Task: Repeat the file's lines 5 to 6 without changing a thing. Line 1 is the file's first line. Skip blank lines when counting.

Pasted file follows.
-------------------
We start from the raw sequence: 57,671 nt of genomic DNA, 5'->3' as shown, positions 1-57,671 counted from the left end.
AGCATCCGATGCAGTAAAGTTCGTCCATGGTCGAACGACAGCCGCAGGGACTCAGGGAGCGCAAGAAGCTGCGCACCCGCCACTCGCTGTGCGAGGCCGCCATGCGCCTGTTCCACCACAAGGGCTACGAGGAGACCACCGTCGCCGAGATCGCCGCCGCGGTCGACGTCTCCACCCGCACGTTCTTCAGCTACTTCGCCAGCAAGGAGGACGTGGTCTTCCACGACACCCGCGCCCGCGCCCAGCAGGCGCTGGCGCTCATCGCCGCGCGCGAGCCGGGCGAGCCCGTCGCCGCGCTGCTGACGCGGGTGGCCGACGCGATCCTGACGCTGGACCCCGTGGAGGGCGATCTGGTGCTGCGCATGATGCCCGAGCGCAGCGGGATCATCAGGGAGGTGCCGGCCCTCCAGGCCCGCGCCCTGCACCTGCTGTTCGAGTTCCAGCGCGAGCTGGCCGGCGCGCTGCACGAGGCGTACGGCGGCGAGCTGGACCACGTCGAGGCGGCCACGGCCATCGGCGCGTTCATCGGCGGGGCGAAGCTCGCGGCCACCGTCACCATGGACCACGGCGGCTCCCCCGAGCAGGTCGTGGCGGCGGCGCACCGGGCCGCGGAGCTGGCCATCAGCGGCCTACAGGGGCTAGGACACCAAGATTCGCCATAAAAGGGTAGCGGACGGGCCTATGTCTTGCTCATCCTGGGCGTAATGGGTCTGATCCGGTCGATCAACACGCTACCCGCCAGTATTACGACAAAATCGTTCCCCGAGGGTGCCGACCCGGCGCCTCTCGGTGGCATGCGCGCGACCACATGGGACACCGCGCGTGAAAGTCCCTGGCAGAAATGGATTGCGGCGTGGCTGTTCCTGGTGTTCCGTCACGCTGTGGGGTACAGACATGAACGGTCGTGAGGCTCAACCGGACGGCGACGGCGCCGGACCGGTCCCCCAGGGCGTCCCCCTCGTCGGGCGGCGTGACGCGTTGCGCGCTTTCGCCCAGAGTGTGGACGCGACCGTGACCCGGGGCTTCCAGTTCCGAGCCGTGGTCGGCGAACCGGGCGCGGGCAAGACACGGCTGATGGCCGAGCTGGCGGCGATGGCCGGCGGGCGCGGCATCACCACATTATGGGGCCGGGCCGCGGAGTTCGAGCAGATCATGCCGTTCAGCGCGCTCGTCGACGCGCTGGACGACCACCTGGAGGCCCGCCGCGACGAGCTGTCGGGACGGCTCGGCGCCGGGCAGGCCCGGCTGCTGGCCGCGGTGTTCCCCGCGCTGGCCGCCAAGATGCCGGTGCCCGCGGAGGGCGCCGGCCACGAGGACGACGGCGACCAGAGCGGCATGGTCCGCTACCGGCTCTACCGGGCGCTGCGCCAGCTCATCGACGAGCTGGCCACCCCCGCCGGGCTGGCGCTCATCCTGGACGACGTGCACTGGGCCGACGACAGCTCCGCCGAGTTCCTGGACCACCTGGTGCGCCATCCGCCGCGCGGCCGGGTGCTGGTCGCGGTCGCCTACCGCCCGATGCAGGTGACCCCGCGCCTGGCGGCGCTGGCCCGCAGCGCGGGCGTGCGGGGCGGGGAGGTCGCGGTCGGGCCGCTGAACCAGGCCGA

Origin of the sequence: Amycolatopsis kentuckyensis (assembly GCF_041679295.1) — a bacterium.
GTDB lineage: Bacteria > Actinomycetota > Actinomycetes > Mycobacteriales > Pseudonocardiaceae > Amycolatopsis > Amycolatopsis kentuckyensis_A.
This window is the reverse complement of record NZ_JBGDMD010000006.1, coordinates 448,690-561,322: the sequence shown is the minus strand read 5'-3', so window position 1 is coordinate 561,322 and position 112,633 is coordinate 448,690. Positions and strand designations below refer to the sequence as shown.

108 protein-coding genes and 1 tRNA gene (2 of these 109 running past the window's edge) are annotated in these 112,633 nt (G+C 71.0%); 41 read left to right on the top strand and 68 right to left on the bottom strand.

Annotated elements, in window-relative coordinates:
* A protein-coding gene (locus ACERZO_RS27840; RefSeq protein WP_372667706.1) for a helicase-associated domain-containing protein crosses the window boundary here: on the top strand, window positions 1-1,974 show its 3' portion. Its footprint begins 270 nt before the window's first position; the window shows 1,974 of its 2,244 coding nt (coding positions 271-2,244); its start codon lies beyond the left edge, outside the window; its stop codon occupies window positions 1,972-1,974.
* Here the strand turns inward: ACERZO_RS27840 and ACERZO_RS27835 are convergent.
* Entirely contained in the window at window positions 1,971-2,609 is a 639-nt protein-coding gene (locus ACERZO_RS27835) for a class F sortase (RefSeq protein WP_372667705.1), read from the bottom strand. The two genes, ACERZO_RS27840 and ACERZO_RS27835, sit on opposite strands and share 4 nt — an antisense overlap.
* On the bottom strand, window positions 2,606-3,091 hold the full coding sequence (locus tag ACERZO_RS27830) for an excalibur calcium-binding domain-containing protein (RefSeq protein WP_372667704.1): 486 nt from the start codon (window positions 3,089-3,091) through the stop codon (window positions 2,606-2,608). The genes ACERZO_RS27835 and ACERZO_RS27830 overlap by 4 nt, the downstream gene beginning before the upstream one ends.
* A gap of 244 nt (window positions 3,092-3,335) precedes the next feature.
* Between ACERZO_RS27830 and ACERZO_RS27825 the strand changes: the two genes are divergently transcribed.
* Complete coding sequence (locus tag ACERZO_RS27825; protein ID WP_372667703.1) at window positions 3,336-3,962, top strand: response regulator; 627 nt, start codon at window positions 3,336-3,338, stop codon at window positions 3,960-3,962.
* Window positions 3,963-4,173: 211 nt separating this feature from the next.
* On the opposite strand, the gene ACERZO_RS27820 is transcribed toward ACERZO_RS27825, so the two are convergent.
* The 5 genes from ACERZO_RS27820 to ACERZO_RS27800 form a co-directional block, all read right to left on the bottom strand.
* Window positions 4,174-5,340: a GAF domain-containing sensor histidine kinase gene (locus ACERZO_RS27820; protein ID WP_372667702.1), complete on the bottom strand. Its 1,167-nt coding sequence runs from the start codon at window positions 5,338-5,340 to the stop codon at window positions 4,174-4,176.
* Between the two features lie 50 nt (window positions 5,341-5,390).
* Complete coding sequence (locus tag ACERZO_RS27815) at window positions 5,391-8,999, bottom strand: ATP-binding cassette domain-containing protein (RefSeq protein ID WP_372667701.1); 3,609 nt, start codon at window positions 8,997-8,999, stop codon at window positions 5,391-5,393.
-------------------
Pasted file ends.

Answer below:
This window is the reverse complement of record NZ_JBGDMD010000006.1, coordinates 448,690-561,322: the sequence shown is the minus strand read 5'-3', so window position 1 is coordinate 561,322 and position 112,633 is coordinate 448,690. Positions and strand designations below refer to the sequence as shown.

108 protein-coding genes and 1 tRNA gene (2 of these 109 running past the window's edge) are annotated in these 112,633 nt (G+C 71.0%); 41 read left to right on the top strand and 68 right to left on the bottom strand.